Skip to main content

Collin Sexton was hoping for $20 million annually on his next contract

Collin Sexton

Restricted free agent Collin Sexton reportedly has a contract offer from the Cleveland Cavaliers on the table for three years and $40 million, or something close. Only the 23-year-old former No. 8 overall pick from 2018 isn’t excited about the offer.

It’s not because he doesn’t want to return to Cleveland, where he’s likely the starting shooting guard on what figures to be a playoff team. Instead, Sexton hoped to secure a larger offer in free agency.

Obviously, being limited to just 11 games after tearing his left meniscus in 2021 has limited his market during free agency. But being a restricted free agent likely hasn’t helped matters either.

Teams know if they make an offer too low, they’re just helping the Cavs secure a talented player at a reduced rate. And at this point, very few teams have the cap space to make an enticing offer too rich for the Cavaliers to match. There are only three teams currently under the 2022-23 salary cap, with the Indiana Pacers, San Antonio Spurs, and Detroit Pistons holding the most space.

All three teams either have an established backcourt or in the Spurs’ case, aren’t looking to field a competitive roster next season. This has left Sexton without another option.

Related: 50 Best NBA players of 2022: Stephen Curry leads the charge after brilliant season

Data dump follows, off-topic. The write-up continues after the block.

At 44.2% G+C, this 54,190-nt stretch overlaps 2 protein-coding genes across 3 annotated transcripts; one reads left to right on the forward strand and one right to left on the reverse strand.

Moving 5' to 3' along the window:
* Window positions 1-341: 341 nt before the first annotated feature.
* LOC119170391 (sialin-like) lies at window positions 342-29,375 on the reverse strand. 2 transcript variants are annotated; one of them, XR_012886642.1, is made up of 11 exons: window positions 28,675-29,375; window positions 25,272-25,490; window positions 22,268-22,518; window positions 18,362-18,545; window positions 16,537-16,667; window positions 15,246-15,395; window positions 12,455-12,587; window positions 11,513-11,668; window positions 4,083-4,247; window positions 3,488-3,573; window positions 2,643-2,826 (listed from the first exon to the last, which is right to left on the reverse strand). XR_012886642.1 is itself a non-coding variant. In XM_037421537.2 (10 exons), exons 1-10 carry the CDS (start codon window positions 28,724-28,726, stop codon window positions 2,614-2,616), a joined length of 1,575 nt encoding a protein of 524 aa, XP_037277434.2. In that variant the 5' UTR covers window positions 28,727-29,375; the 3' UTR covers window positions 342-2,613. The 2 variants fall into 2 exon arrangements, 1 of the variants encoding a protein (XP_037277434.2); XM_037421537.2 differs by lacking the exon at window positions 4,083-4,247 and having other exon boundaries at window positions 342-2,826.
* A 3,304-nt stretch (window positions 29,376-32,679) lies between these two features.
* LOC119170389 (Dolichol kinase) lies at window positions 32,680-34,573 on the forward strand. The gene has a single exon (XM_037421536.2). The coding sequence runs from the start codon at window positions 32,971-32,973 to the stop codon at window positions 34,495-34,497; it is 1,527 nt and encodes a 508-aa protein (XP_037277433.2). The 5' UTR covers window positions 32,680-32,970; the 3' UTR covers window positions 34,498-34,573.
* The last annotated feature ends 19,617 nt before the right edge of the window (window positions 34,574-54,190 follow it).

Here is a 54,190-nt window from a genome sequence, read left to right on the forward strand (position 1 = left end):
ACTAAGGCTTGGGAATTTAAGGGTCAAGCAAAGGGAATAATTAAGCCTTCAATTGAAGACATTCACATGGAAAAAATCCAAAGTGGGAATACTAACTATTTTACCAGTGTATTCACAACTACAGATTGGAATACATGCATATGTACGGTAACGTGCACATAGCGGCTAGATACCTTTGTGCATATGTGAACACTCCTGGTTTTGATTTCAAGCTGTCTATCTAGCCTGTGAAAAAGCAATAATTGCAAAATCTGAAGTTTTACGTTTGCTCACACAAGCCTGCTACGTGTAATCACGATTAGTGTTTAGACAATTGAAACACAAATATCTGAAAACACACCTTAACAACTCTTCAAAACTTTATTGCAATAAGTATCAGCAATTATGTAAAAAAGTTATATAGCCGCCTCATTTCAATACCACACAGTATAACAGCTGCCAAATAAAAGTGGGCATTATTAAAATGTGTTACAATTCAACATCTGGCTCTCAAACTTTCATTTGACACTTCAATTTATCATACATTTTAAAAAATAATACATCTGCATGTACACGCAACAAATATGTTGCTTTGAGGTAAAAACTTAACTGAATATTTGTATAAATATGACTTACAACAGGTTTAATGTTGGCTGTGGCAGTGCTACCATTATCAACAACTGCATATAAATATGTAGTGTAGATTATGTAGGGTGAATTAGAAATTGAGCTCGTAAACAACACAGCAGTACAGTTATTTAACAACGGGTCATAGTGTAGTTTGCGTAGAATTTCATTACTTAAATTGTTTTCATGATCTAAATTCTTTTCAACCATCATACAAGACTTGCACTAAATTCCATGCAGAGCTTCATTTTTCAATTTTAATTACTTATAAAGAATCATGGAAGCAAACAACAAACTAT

Collin Sexton’s not getting his way in free agency

As far as what Sexton wants? According to Zach Lowe of ESPN, Collin initially hoped to secure a payday guaranteeing him at least $20 million per year. Specifically, Lowe said he was told Sexton wanted a contract that “started with a 2 and not a 1“. Lowe adds that Sexton views himself as a starting two-guard in the NBA.

He’s absolutely right. Sexton is plenty capable of being a starting shooting guard for a competitive team. This is a dude who averaged 24.3 points per game when he was 22 the year before he tore his meniscus. Teams will always value players who can get buckets, and Sexton’s proven capable.

But $20 million per season? Sexton won’t come close at this point in the offseason, I’m sure he realizes that, but there’s nothing he can do about it now. Instead he’ll have to use this as fuel for next year, hoping to show teams they made a mistake by not making an effort to add Sexton to their roster.

Related: NBA Power Rankings: Timberwolves and Hawks make summer-time push

Mentioned in this article:

More About: